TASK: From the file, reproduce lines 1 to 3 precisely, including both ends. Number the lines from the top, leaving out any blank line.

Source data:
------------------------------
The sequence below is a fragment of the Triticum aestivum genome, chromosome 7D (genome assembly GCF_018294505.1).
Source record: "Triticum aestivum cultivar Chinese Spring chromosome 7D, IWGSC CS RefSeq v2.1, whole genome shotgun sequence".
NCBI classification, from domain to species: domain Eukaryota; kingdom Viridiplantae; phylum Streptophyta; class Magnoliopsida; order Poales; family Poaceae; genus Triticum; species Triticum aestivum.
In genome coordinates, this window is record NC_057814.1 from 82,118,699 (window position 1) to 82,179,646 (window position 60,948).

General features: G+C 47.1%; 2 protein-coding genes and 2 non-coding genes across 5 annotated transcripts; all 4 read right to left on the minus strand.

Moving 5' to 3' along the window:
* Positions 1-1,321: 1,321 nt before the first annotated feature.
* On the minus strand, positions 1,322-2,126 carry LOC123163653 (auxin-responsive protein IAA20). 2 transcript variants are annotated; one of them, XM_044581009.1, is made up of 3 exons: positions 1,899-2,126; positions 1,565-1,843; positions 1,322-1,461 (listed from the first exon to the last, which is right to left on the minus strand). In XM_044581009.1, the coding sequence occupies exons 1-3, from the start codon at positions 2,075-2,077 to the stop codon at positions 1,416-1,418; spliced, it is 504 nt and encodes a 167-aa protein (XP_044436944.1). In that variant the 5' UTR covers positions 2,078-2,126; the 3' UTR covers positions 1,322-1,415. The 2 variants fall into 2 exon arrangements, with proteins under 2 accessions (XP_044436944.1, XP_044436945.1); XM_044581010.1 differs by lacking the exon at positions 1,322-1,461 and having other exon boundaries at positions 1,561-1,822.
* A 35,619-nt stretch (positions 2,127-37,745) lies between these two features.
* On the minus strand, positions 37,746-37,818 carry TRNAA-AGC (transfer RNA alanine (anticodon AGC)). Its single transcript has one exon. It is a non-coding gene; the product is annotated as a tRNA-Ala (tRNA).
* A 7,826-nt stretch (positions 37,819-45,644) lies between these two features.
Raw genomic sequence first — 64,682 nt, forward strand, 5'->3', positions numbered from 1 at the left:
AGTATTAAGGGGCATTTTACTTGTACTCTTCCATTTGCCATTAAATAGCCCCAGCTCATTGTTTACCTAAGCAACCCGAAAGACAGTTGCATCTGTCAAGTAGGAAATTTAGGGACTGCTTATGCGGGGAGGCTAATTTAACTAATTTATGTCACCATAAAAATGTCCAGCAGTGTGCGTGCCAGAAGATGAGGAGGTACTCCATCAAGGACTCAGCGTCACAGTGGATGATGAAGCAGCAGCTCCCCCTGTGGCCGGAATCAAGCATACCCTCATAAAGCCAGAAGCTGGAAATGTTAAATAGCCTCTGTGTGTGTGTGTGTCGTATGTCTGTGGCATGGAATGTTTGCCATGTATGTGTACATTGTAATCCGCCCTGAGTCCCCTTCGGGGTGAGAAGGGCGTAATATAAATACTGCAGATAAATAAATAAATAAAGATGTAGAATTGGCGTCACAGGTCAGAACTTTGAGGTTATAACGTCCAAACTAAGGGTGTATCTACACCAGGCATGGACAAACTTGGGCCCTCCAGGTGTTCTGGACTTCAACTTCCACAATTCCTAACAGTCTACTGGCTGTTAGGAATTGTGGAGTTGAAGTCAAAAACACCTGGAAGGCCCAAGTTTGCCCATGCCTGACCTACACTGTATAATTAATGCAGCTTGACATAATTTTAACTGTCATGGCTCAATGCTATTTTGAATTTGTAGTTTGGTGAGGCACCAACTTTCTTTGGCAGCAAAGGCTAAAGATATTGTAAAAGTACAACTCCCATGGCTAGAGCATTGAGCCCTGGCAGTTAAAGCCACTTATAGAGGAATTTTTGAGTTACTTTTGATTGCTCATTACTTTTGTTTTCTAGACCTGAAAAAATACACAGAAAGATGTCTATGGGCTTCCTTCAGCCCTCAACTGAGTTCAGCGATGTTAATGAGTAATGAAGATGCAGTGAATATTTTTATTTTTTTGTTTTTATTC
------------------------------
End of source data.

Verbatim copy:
The sequence below is a fragment of the Triticum aestivum genome, chromosome 7D (genome assembly GCF_018294505.1).
Source record: "Triticum aestivum cultivar Chinese Spring chromosome 7D, IWGSC CS RefSeq v2.1, whole genome shotgun sequence".
NCBI classification, from domain to species: domain Eukaryota; kingdom Viridiplantae; phylum Streptophyta; class Magnoliopsida; order Poales; family Poaceae; genus Triticum; species Triticum aestivum.